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They That Dream...
Finding and Fulfilling God's Purpose for Our Lives
A Study of Psalm 126

by Robert L. Cobb
-Administrator, News For Christians Dot Com

1.  [A Song of degrees] When the LORD turned again the captivity of Zion, we were like them that dream.
2  Then was our mouth filled with laughter, and our tongue with singing: then said they among the heathen, The LORD hath done great things for them.
3  The LORD hath done great things for us; whereof we are glad.
4  Turn again our captivity, O LORD, as the streams in the south.
5  They that sow in tears shall reap in joy.
6  He that goeth forth and weepeth, bearing precious seed, shall doubtless come again with rejoicing, bringing his sheaves with him.
 

Dreams are a powerful force in people's lives.  The word "dream" brings many pictures to mind.  There are daydreams which are idle wishes and desires that have no chance of ever coming to pass.  There are the dreams of sleep whereby the sub-conscious mind speaks, sometimes in riddles, other times in wild and incomprehensible pictures. 

But there is another kind of dream.  This "other kind" of dream is the focus of this message.  It can be defined as a "desire and longing for a state of being and quality of life that one does not yet enjoy."  This type of dream is the fuel for great accomplishments.  Our culture takes great pleasure in telling and hearing of the ones who "make their dreams come true."  We are all encouraged by these success stories.   This element of reaching for greater things in life is a universal longing, and Christians are included as potential dreamers.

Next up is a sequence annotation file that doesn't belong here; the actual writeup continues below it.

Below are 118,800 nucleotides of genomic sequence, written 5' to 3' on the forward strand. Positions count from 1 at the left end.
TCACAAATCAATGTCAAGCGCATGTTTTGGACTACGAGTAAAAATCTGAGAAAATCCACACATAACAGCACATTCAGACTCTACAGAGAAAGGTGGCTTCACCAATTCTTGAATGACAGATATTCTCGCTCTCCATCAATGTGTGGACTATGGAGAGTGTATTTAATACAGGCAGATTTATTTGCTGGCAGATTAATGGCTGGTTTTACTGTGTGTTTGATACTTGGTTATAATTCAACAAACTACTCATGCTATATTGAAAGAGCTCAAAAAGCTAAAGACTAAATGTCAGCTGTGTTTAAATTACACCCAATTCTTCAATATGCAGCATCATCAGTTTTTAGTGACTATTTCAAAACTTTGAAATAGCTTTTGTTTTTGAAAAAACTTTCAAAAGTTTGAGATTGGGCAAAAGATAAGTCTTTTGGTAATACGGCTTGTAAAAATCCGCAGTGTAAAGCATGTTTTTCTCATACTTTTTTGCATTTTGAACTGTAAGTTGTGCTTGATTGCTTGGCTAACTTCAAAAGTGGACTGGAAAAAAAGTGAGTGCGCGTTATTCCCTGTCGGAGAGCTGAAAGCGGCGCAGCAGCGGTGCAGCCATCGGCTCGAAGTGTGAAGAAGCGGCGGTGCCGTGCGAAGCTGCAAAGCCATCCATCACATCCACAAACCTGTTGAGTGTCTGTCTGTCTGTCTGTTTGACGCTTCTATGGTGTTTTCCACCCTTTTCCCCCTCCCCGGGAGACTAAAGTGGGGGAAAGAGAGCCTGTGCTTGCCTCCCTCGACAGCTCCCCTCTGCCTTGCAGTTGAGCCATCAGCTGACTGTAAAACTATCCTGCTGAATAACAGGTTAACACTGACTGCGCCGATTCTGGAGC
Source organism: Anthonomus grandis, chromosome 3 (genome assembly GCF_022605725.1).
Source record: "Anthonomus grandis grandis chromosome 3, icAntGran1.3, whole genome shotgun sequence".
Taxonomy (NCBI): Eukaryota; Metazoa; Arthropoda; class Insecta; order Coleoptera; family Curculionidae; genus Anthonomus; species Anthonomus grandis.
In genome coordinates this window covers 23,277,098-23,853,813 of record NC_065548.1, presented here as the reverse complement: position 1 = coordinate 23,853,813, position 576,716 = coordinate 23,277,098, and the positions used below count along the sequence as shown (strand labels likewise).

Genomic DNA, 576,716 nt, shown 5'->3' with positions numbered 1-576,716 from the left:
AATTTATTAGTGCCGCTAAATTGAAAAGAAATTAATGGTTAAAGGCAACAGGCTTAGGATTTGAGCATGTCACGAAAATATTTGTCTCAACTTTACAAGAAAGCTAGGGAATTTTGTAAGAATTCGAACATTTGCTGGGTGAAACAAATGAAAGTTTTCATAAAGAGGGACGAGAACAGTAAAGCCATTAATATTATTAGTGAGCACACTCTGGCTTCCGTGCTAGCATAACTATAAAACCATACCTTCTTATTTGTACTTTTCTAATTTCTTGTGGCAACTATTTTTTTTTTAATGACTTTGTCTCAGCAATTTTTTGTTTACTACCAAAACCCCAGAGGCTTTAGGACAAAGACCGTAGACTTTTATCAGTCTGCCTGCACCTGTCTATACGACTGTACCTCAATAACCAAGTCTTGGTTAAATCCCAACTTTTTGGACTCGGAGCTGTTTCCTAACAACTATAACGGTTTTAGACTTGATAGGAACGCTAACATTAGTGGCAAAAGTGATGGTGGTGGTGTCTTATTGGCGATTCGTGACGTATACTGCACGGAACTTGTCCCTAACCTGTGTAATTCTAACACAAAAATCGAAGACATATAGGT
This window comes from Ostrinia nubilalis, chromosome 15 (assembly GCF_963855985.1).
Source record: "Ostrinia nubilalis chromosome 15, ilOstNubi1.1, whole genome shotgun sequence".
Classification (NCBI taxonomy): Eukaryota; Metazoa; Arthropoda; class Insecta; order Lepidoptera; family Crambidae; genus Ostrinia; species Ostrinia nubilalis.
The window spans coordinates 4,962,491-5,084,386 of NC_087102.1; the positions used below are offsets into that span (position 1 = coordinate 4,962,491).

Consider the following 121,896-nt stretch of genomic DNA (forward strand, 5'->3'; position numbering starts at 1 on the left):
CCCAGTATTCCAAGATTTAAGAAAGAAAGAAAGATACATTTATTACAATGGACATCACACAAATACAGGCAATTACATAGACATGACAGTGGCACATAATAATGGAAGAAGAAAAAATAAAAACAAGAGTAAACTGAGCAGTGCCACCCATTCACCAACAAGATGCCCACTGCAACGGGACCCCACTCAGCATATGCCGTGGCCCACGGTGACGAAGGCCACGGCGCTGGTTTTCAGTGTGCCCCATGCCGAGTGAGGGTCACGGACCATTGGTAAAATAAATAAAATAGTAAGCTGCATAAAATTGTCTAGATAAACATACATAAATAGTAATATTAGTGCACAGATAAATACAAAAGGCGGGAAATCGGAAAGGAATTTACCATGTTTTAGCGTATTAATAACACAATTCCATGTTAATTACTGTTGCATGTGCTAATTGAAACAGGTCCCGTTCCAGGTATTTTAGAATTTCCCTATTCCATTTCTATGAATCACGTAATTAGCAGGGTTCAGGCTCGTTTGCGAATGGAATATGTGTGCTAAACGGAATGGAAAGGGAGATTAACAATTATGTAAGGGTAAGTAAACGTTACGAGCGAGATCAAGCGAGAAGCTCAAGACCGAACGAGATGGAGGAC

What does the Bible say about ones who dream?  Perhaps the greatest dreamer in scripture was Joseph, who informed his brothers that he would someday be a great leader and rule over even his family.  His brothers set out to wreck his dream, but God still accomplished His purpose in Joseph's life.  He would indeed rule over his brothers and all his kindred.

The secret to the Christian's dreams can be found in this story.  If the Christian hopes to see his "dreams come true," he must stay in the perfect will of God for his life.  Only then can he be sure of a partnership with God in accomplishing his dreams.  I believe that every Christian has within him the dream of full and complete service to God.  For the Christian, fulfilled dreams means to fulfill God's glorious purpose for his life.  The will of God is personal and individual, not public and collective.

In Psalm 126, we have a commentary on how we can achieve our dreams.  The biblical word "dream" can mean an ordinary dream or a prophetic dream.  It does not pertain to this great longing of which we speak.  But the entire psalm, taken in its context, does deal with Christian longings and desires.  This passage is familiar to us as a proof text for soul winning.  Verses 5-6 are oft quoted, and this application is not out of order.  But there is much more truth in this passage.